# partial_eval

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##### Partially evaluate an expression.

This function partially evaluates an expression, using information from the tbl to determine whether names refer to local expressions or remote variables. This simplifies SQL translation because expressions don't need to carry around their environment - all revelant information is incorporated into the expression.

Keywords
internal
##### Usage
partial_eval(call, vars = character(), env = caller_env())
##### Arguments
call

an unevaluated expression, as produced by quote()

vars

character vector of variable names.

env

environment in which to search for local values

##### Symbol substitution

partial_eval() needs to guess if you're referring to a variable on the server (remote), or in the current environment (local). It's not possible to do this 100

• If the tbl variables are known, and the symbol matches a tbl variable, then remote.

• If the symbol is defined locally, local.

• Otherwise, remote.

• partial_eval
##### Examples
# NOT RUN {
vars <- c("year", "id")
partial_eval(quote(year > 1980), vars = vars)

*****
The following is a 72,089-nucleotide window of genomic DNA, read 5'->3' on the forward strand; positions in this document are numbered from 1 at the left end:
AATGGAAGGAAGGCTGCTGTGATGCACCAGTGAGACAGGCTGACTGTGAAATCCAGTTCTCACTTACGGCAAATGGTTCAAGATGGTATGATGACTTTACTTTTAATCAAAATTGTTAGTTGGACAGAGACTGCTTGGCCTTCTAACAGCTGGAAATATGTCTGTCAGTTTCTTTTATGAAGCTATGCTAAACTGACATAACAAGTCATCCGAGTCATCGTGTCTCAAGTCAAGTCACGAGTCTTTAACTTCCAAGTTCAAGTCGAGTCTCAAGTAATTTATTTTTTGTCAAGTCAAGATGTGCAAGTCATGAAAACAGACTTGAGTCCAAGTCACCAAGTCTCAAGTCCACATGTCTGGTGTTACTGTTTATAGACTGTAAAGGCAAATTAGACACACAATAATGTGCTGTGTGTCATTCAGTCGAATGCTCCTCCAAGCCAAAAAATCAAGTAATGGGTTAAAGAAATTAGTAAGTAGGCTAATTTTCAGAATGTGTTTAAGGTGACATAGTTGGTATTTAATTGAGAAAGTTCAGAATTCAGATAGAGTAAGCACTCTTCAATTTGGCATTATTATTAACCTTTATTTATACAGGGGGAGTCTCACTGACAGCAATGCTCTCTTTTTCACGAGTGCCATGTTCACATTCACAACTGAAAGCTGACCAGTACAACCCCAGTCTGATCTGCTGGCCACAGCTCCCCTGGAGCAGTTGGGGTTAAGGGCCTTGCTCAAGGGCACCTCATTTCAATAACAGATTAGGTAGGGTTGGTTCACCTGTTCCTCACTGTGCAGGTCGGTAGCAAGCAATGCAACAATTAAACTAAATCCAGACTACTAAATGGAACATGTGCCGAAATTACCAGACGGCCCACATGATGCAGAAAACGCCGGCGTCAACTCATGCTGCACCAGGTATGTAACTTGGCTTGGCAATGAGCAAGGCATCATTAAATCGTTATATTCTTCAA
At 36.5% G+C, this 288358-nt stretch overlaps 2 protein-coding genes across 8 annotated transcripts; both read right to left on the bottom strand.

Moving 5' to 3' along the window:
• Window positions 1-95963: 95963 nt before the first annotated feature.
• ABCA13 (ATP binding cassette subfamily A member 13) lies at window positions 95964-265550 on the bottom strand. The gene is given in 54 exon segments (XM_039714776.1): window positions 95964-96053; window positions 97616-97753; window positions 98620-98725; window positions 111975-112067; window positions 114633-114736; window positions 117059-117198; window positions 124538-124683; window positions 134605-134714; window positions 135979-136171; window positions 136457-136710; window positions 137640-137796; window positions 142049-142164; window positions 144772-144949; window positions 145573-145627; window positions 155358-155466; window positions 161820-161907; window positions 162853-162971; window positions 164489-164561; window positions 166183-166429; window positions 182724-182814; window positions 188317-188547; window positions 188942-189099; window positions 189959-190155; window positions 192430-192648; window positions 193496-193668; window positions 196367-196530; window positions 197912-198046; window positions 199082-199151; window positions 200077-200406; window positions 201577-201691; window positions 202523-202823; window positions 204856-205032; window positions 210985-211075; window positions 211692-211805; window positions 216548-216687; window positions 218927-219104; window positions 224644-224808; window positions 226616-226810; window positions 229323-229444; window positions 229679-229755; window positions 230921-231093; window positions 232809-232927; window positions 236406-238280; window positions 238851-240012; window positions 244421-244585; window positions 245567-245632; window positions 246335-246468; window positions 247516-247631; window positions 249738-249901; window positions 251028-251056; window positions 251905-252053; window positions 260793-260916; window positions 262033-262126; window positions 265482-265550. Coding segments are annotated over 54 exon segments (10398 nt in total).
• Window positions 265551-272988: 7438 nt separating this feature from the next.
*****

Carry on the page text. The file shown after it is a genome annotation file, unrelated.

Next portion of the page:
ids <- c("ansonca01", "forceda01", "mathebo01")
partial_eval(quote(id %in% ids), vars = vars)

# You can use local to disambiguate between local and remote
# variables: otherwise remote is always preferred
year <- 1980
partial_eval(quote(year > year), vars = vars)
partial_eval(quote(year > local(year)), vars = vars)

# Functions are always assumed to be remote. Use local to force evaluation
# in R.
f <- function(x) x + 1
partial_eval(quote(year > f(1980)), vars = vars)
partial_eval(quote(year > local(f(1980))), vars = vars)

# For testing you can also use it with the tbl omitted
partial_eval(quote(1 + 2 * 3))
x <- 1
partial_eval(quote(x ^ y))
# }

Documentation reproduced from package dbplyr, version 1.2.1, License: MIT + file LICENSE

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